I knew her father as a much older man. PA, we all spoke of him as PA, was my grandfather’s friend; my grandfather was godfather to his son who bore the same first name; my copy of Generations of Men carries my grandfather’s signature, bought in the year the book first came out. To me, PA was a somewhat remote figure. I saw him at events and at the New England New State Movement Executive meetings that he sometimes chaired. I and my fellow students at the University of New England where he was chancellor poked gentle fun at him for his sometimes mangled English. It would be a number of years before I came to properly understand his contribution to Northern life and the causes he supported. .

Judith loved her father, she loved the Falls country in which she grew up, she loved the life on the family properties. Her earlier works reflect that love, and then the joy she found in her relationship with Jack McKinney. Later, there would come a darkening of spirit, erosion in optimism, a rejection of elements of her past. 

Judith had the misfortune to be born a girl in an age when men inherited. Especially after the death of PA, she became separated from the properties and life she had loved, although the family ties remained close. Towards the end of her life, she saw the end of the Wright family empire that had been carefully built by her grandparents and especially grandmother May Wright. The ABC TV Dynasties program recorded the event in this rather dramatic way:

By December 2000, he (brother David) had lost it all – his properties, his cattle and his wife to cancer. His sister, the poet Judith Wright, watched in despair and died soon after.

That’s dramatic, but the loss was a profound one. Generations of Men is dedicated to the children of May and Albert, to her father and his brothers and sisters. The phrase generations of men comes from Blake’s Milton; the verse is quoted on the book’s title page:

The generations of men run on in the tide of time
But their destn’d lineaments permanent for ever and ever.

If you look at those words, you can get a feel for Judith’s subsequent sense of loss.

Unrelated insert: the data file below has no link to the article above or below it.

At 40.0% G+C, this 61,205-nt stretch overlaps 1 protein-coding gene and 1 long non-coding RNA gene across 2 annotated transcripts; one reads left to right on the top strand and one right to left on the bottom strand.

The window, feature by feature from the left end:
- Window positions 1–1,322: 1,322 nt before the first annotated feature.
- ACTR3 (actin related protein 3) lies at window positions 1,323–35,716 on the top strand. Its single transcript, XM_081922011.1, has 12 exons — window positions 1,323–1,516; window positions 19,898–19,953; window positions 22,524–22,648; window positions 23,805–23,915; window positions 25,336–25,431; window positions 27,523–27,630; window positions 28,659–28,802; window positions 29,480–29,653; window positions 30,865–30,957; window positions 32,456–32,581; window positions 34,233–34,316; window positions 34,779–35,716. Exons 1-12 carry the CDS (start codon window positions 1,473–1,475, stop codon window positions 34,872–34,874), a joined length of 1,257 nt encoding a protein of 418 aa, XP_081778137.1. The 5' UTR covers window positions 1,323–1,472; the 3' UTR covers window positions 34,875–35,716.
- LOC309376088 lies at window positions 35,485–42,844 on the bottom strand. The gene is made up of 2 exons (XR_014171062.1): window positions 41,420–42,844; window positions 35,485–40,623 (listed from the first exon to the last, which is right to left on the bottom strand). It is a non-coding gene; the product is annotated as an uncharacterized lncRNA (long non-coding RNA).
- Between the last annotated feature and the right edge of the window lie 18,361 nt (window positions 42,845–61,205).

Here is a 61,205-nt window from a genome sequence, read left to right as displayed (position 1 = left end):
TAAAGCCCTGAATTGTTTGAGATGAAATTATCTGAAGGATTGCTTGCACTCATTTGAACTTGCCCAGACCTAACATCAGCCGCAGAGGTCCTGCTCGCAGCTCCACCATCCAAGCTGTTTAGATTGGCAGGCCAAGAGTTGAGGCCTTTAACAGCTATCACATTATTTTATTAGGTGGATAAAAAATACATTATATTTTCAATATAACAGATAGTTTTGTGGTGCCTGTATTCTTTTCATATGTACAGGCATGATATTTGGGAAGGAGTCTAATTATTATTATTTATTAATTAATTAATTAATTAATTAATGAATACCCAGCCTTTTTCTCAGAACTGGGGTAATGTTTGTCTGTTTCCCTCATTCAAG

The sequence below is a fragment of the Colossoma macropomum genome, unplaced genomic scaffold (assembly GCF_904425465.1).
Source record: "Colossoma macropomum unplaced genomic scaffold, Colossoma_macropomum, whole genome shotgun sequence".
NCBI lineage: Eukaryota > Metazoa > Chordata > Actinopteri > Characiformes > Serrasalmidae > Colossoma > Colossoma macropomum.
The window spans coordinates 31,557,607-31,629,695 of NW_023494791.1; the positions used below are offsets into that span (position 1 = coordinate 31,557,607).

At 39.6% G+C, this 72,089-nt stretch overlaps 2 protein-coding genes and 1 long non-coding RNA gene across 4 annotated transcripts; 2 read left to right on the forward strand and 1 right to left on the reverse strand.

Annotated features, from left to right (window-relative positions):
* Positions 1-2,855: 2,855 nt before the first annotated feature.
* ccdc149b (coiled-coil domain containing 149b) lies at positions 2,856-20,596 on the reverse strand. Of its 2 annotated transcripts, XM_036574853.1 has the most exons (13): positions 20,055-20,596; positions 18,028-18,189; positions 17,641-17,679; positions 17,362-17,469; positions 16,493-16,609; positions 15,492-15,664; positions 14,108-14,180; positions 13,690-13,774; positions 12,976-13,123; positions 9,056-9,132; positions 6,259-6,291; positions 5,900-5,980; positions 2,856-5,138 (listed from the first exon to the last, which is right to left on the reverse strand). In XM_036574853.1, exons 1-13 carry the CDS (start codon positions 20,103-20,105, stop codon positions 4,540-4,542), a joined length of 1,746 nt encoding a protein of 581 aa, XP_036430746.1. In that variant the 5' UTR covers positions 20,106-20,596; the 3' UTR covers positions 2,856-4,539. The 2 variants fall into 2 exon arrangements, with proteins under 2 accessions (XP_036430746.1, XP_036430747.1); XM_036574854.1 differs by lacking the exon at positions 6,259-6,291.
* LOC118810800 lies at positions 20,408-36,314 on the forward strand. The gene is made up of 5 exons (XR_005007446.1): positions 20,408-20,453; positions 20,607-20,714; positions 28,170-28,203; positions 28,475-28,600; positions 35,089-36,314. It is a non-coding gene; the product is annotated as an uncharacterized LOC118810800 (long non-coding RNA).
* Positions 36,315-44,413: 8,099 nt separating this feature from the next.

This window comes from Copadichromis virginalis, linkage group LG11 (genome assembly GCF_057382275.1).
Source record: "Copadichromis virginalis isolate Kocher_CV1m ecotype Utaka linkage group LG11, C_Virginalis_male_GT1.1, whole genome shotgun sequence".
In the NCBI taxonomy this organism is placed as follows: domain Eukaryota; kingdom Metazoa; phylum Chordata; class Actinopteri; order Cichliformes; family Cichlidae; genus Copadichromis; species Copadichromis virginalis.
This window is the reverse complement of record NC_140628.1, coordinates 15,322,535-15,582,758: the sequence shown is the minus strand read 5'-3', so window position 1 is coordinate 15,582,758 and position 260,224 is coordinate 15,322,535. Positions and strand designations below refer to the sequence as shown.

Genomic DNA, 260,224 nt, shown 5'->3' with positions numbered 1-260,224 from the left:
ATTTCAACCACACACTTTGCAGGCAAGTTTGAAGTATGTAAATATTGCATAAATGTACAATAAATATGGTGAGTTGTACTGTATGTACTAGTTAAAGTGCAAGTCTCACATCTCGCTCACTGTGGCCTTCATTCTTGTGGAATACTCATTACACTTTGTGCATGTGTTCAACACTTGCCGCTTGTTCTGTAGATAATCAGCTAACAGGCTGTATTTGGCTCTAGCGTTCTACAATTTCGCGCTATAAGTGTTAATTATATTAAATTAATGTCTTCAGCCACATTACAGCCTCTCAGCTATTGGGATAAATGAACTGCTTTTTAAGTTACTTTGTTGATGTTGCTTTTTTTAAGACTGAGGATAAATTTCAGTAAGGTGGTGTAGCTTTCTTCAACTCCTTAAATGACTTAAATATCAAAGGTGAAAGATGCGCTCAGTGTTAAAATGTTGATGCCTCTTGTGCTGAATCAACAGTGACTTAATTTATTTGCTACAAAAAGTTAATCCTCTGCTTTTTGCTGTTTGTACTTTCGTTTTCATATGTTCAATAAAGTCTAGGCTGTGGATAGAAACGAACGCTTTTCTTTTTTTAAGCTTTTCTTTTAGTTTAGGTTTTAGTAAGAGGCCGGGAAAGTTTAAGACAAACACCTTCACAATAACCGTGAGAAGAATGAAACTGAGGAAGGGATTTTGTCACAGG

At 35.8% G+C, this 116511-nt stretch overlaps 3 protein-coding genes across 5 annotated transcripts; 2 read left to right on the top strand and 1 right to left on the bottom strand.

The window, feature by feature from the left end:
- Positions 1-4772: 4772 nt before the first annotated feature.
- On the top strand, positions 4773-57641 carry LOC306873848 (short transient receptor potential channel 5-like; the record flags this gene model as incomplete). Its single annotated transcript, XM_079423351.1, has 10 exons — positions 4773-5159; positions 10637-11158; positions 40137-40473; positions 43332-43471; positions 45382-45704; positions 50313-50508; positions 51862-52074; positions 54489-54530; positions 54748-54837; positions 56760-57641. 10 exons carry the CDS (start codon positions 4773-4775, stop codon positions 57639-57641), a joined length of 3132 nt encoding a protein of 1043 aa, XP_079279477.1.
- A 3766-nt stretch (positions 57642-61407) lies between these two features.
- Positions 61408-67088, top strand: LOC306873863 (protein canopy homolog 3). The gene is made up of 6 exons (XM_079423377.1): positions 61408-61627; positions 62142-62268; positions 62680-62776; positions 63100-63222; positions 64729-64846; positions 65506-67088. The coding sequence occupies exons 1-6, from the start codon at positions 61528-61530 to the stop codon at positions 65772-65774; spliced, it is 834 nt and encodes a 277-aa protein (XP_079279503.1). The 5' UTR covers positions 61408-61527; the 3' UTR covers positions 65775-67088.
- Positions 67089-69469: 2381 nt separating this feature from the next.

Six years after Judith’s death, David died suddenly. It was a shock. On his death, University of New England Professor Bernie Bindon described David as one of the pioneers of the scientific research underpinning today's Australian beef industry. "I can't think of a beef industry person” Professor Bindon said, “who's made a bigger contribution to not only the growth of the beef industry but the science that underpins the beef business," 

The Herefords .that formed the base of the V1V and V2V Wright brands began their life at Dalwood. It was Judith’s grandparents, the core characters in Generations of Men, who began the breeding program that created the Wright cattle. PA, then David and other Wright family members carried it through to the end. There is a whole story there.  

So, Deborah, you have begun a journey that can not only gratify in terms of the poetry, but which can carry you through into many aspects of Australian life.It's also a story that is sufficiently well documented for you to get to know the people and their connections.  


I will break the remaining post into three parts:
  • my posts on Judith and the Wrights.
  • the published material, including the locally published material that you might not find unless you know where to look.
  • a short guide to on-line sources that I am aware off.

My posts 

The various posts I have written to this point are set out below. They vary considerably in topic and length. I suggest that you scan quickly, that will give you a feel, and then come back to those that interest you. I welcome comments.

To be continued